Alicia's workshops: Seductive Storytelling, Instant Chemistry & Intimacy For the Stage, Consent & Power Dynamics.

Rachel's workshops: Your Body Talks, Mapping the Kiss, Consent in Combat: An introduction to Sexual Domestic Violence


Theatrical Intimacy rebranded to IDI-UK (intimacy Directors International UK) which became a UK branch of Intimacy Directors International USA. We continued the work of promoting intimacy practice in the UK industry.

April 2019 - started my intimacy coordination for TV practice

Adult Material, BBC - prep for block & rehearsals started.

May 2019 - shooting started.

Both Amanda Cutting (Canada) and Alicia Rodis (USA) provided me with initial support to advise me on how to transfer my intimacy direction practice to screen.

17-25 May 2019

I attended the 'Intimacy Choreographers Intensive' in Toronto run by Intimacy Directors International (USA).

Teachers: Tonia Sina, Alicia Rodis, Siobhan Richardson, Claire Warden.

Topics included: consent, power dynamics, staging simulated sex acts, film and intimacy coordination, recommended guidelines, dealing with resistance, sensitivity/mental health in intimacy work.

From April 2019 onwards

Jobs in Intimacy Coordination (screen) and Intimacy Direction (stage).

Adult Material was first and after that followed The Nevers, Spanish Princess, Domina, The Wheel of Time, Carnival Row, Bridgerton Season 1 (cover IC), The Girlfriend Experience, Cheaters.

July 2019

INTIMASK was born - co-founded the first one stop shop for intimacy garments tailored for the intimacy direction and coordination profession.

October 2019

BFI London Film Festival - I was part of the panel discussion Close Up: Sex Nudity and Intimacy On Screen to discuss intimacy coordination.

7 October 2019

My rehearsals started for Death of A Salesman, West End Transfer. It marked the first time an Intimacy Director credit was given in the West End and the first show to hire an intimacy director in high-end theatre.


I joined an extended (November-April) intimacy coordination training taught by Alicia Rodis (HBO Intimacy Coordinator Liaison). Students included worldwide intimacy coordinators and I was amongst the 3 from the UK.

Late 2019 - April 2020

I was the education manager and co-tutor for the intimacy directors training run by Intimacy Directors International UK branch. We trained a group of intimacy directors to work in theatre.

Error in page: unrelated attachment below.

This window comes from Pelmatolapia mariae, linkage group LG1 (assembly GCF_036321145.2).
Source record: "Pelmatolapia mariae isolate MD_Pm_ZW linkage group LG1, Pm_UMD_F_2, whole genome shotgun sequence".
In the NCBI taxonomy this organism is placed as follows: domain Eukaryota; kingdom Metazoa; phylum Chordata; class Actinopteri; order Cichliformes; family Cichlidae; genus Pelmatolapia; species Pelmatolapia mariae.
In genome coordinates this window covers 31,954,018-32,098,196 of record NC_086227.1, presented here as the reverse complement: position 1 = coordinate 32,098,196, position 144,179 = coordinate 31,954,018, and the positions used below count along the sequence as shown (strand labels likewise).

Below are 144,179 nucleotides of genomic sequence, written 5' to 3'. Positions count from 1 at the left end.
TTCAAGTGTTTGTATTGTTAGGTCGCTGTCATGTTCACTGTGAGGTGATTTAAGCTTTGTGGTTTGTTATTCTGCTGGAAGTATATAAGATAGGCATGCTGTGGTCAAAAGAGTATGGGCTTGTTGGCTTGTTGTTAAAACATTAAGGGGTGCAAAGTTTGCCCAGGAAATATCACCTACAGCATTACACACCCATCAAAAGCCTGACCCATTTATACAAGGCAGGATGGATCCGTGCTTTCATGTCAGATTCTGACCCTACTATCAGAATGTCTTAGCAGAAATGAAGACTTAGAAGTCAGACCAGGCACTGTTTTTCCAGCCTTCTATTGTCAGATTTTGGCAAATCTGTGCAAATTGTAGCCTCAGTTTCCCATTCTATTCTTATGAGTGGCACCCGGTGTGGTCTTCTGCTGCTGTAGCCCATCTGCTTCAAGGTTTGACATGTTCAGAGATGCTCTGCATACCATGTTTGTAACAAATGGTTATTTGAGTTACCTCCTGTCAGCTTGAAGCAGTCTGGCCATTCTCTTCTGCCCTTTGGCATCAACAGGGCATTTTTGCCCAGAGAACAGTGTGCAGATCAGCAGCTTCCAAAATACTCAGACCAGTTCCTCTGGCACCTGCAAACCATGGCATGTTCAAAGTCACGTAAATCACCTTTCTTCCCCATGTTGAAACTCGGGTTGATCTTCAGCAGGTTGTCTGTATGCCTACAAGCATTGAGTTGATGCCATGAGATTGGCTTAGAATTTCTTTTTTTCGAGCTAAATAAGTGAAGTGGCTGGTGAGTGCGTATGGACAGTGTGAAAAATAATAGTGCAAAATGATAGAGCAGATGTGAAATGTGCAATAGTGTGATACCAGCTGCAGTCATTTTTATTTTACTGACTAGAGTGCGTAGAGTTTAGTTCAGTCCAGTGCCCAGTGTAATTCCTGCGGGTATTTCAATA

October 2020

My company Moving Body Arts opened the Intimacy Coordination Programme for Underrepresented Groups (funded by the Film & Charity BAME Community Fund).

January 2021

I started working as an Intimacy Director for Rambert Dance Company.

January 2022

I started working on Punchdrunk's The Burnt City, London company.

June 2022

Started working as Intimacy Director for Hamilton London Company.

May 2023

I started rehearsals with A Strange Loop musical in London. They decided to work with an intimacy director for the first time (they didn't have one for their New York run) and I loved it!

Like many, I have also kept an ongoing self-study journey, taking workshops with Theatrical Intimacy Education, Intimacy Professionals Association, National Society of Intimacy Practitioners, BIK and workshops with non-intimacy related companies. It is super important to keep your learning fresh and to stay updated.

The rest of my journey grew out of the above experiences.

Not always perfect

Still rumbling with what I want to explore in these roles vs what is possible

But production by production and workshop by workshop and person by person I've learned more about myself, about the creative process, the challenges, what authentic, caring and courageous people feel like and what I value.

Find your own journey, your own adventure, your own compassionate community.

And remember, you don't need anyone's approval to fly upwards.

Copyright 2023, Yarit Dor. All right reserved. If you wish to quote Yarit's blog in your article, research or any other format, you cannot use any of the above out of the context it was originally written. For info on how you can quote from this blog, see:

Photo: Adult Material (BBC).